Detroit papers drop home delivery to 3 days a week

DETROIT (AP) — Beset by falling revenue, Detroit’s newspapers announced Tuesday that they plan to offer only three days of home delivery and will push their online editions instead, making the city the largest in the nation to undergo such a makeover.

The Detroit Media Partnership, which runs the Detroit Free Press and The Detroit News, expects to cut about 9 percent of its work force but “hopefully” less, and there will be no job reductions in the newsrooms of either paper, said David Hunke, Free Press publisher and chief executive of the partnership.

“We’re here because we’re fighting for our survival,” Hunke said at a news conference. “We’re also here because we have an absolute resolve to not only save but rethink and rebuild two of the greatest newspapers in this country.”

Hunke described the moves as “a geometric leap forward.”

The calculation made by the Detroit papers reflects a decision facing newspapers across the country. With circulation dropping as readers increasingly get their news online, several publishers have tried ending delivery to costlier outlying areas and publishing on only some days of the week. By curtailing home delivery, the papers reduce printing, fuel and labor expenses.

The key question, though, is whether the cost savings from producing fewer print editions are worth the resulting loss of print advertising. What makes the decision difficult is that while print advertising is being clipped by the recession anyway, significant ad revenue online is not easy to come by either.

“Our decision to limit home delivery to three days a week reflects the reality that major newspaper markets are facing daunting economic challenges,” Hunke said in a statement. “Advertising in this economy is down and costs are up. We can’t live in the past.”

He added: “Today consumers are more empowered then ever before. … That means we have to change the way we deliver that news — not just in subtle ways, but in fundamental ways.”

The Detroit Media Partnership, which includes business and editorial operations for the newspapers, has 2,151 employees.

Ron Renaud, secretary-treasurer of Teamsters Local 372, which represents delivery personnel, said after he and other union leaders met with Detroit newspaper officials that the executives “took a long hard look. They feel they need to do something to maintain two newspapers.” Renaud said he fears drivers and other members of his union “will be hardest hit.”

Beginning in March, the Free Press will be delivered on days that are among the busiest for advertising: Thursdays, Fridays and Sundays, while the News will be delivered Thursdays and Fridays. The News does not have a Sunday paper.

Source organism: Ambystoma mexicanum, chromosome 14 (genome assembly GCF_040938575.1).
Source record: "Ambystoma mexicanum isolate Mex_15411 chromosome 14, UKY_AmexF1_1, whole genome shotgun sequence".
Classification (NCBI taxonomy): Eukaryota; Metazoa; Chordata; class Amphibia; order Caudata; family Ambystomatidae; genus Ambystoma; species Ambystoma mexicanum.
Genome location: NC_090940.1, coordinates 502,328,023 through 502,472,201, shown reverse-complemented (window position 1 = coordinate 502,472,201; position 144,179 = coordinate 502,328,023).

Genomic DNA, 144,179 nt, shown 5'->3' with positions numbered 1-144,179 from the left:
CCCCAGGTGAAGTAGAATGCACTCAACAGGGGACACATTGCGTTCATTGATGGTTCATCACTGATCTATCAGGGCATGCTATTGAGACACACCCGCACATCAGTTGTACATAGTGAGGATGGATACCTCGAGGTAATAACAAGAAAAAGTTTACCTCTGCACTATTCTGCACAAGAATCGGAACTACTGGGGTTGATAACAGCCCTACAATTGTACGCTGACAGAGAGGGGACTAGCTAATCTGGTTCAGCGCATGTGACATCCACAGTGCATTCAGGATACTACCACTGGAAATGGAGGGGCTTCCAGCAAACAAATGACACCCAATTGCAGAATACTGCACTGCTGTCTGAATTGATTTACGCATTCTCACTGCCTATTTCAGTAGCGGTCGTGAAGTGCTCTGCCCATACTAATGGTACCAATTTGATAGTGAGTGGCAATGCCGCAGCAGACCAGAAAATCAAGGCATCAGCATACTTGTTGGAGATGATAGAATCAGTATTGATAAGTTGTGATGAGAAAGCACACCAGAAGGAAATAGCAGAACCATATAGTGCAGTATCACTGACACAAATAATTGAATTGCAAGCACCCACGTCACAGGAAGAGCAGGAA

Roughly 32-page editions of both newspapers will be sold at newsstands on other days and be available online. Both papers will maintain their free Web sites, and

Detroit would be the largest metro area to have its daily papers changed so thoroughly.

The Daily Tribune in Royal Oak, a Detroit suburb, recently cut its print edition to four days a week from six. In Arizona, the East Valley Tribune near Phoenix next year plans to have print editions on four days instead of seven. The afternoon newspaper in Madison, Wis., shifted to being an Internet publication this year, except for twice-weekly free print editions.

The Christian Science Monitor recently said it would become the first national newspaper to drop its daily print edition and focus on publishing online.

“I’m skeptical. This is a sea change. No one has done it on this scale in North America,” said Lou Mleczko, president of Local 22 of the Detroit Newspaper Guild, which represents 350 newsroom employees at the papers. Mleczko said not all readers will be able to change their habits and read the paper online.

The Free Press is the nation’s 20th-largest daily newspaper, with a weekday circulation of 298,243, double on Sunday. The News had circulation of 178,280 at the end of September. The News saw a 10 percent reduction in circulation over the past year, while the Free Press had a 6.8 percent drop.

The Free Press is owned by Gannett Co. and the News by MediaNews Group Inc., whose chief executive, William Dean Singleton, is chairman of the board at The Associated Press.

Mleczko said newspaper executives told union leaders “their current business model is unsustainable.”

“They say they’re losing money,” Mleczko said. “They didn’t say how much.”


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